On the edge of town there is an attractive waterfall, the Cascata delle Due Rocche however note that in the summer it will probably be dried up.
No visit to Corleone would be complete without exploring the surrounding region. The natural areas include many nature reserves of which the largest are Carcaci, Monte San Genuardo and Ficuzza (the game reserve of King Ferdinand III of Bourbon, 1753-1815).
Here in 1803 Giuseppe Venanzio Marvuglia (1729-1814) built a hunting lodge, a building set against the backdrop of the limestone walls of the fortress Busambra at the foot of the wood, near the small village of Ficuzza. It is now possible to make excursions here by foot and by bicycle.
Inside the Nature Reserve of Monte San Genuardo and in the territory of Contessa Entellina is the Abbey of Santa Maria del Bosco.
Exploring this area, so rich in scenery and history, you certainly can't miss the chance to enjoy the typical products of Sicily and of Corleone. In particular try the Corleone variety of tomatoes which are cut in half and hung on racks to dry in the sun, then preserved in olive oil, to be eaten later.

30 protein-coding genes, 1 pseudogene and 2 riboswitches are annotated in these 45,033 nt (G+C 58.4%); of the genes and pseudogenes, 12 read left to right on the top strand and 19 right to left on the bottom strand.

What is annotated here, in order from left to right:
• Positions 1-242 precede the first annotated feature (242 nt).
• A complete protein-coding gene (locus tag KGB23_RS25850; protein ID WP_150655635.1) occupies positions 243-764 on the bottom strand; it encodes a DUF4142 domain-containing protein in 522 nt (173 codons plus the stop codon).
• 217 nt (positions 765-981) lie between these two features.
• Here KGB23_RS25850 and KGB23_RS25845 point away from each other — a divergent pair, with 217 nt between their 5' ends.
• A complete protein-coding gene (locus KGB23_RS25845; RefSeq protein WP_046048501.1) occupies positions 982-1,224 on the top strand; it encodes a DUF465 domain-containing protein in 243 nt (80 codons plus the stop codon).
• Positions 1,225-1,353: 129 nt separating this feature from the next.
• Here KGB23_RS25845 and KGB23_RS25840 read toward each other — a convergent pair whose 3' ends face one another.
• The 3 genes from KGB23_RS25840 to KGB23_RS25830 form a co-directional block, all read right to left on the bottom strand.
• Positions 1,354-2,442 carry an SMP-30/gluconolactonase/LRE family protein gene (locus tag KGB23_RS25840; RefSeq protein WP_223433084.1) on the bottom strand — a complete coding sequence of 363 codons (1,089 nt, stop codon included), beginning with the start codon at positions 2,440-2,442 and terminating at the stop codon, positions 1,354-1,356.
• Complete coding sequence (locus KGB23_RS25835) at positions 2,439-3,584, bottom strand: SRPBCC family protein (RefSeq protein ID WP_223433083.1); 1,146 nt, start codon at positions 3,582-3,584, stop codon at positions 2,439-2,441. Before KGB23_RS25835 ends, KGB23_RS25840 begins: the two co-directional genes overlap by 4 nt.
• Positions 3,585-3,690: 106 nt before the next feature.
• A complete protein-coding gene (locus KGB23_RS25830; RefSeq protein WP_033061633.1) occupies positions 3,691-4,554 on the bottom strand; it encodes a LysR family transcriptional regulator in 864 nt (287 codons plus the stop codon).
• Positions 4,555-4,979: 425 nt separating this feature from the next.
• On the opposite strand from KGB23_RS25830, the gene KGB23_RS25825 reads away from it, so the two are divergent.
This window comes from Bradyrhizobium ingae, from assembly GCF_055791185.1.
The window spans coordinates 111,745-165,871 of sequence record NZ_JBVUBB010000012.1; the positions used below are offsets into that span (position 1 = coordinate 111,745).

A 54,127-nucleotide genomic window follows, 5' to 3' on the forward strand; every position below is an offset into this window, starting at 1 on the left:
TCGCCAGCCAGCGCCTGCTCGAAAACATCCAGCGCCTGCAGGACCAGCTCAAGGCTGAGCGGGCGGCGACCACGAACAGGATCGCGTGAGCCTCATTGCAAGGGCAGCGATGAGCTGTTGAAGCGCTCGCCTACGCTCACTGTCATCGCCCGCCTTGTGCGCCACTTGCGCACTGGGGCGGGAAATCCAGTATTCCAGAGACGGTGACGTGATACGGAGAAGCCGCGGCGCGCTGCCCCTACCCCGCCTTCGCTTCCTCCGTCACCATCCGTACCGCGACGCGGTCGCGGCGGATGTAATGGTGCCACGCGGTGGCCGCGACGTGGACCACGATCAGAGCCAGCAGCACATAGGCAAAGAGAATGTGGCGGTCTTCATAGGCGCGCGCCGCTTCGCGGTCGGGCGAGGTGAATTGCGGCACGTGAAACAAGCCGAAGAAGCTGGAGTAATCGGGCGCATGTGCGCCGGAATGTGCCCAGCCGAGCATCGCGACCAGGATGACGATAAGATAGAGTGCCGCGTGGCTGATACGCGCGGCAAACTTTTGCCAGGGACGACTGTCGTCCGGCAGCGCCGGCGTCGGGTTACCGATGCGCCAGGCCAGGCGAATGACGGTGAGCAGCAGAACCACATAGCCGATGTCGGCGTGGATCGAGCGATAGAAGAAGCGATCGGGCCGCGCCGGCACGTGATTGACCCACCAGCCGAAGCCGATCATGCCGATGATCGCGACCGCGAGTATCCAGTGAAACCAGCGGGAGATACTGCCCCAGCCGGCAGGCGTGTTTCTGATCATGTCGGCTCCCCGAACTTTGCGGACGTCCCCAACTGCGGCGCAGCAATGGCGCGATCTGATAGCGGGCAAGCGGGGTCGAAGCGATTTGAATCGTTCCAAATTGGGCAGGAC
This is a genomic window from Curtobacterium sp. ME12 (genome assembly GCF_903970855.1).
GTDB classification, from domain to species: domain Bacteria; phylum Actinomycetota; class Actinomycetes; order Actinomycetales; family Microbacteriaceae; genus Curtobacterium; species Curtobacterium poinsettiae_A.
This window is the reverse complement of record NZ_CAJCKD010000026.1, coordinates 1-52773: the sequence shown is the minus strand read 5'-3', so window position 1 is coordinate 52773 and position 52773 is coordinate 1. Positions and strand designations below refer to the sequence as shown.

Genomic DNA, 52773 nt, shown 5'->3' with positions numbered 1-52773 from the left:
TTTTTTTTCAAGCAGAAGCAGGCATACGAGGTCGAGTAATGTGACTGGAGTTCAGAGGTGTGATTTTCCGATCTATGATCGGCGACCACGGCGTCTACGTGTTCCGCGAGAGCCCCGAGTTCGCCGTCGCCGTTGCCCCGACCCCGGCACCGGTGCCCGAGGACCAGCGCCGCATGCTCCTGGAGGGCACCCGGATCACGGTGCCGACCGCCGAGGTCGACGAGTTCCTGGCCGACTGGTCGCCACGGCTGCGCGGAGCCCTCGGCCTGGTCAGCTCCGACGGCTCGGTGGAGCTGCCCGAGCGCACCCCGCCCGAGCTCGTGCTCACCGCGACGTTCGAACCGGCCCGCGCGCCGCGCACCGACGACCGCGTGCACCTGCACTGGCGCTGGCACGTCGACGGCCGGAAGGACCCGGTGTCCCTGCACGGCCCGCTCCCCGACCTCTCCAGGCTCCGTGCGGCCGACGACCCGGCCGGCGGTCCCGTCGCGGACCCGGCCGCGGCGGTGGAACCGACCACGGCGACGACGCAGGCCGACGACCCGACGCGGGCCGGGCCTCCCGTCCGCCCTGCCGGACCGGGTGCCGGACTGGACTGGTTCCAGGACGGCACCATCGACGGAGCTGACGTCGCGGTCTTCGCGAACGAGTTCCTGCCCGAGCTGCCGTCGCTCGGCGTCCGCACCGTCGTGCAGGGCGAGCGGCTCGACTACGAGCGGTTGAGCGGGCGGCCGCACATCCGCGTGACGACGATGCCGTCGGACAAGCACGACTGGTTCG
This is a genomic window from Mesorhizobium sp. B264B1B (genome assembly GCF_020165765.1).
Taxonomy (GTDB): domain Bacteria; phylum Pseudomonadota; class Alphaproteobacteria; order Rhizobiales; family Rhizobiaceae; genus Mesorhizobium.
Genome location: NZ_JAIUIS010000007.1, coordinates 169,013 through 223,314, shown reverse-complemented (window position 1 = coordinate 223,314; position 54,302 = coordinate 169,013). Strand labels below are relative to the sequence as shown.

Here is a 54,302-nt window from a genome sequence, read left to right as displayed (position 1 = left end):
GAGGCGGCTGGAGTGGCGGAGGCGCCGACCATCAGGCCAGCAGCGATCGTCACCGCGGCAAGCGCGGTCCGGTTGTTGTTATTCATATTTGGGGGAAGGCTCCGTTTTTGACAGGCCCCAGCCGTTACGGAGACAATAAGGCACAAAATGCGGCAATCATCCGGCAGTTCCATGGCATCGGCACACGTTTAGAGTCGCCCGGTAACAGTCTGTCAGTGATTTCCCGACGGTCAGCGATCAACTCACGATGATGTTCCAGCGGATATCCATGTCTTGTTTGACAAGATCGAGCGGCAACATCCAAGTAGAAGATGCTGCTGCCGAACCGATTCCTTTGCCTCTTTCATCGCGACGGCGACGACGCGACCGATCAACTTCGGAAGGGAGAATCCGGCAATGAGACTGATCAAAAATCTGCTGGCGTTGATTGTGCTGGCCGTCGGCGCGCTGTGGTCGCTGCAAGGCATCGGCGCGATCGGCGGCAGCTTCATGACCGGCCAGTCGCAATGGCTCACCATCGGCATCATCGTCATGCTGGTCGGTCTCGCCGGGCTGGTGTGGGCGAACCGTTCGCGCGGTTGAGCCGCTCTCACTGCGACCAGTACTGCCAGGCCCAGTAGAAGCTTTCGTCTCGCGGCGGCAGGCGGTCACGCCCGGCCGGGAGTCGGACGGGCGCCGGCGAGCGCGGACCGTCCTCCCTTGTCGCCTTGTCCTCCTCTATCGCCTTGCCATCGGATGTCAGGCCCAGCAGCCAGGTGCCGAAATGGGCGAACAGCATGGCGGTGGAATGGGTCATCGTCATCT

Also good is the wine of Corleone, ideal to accompany dishes like the classic "caponata", pasta with squid ink, the macaroni with sardines, Catalan salad, “carpaccio” of octopus and swordfish rolls.
Of course if you are in this area you must visit the fabulous city of Palermo on the northern coast of Sicily.
See also Corleone history and etymology.
You can find more local travel ideas in the Sicily guide.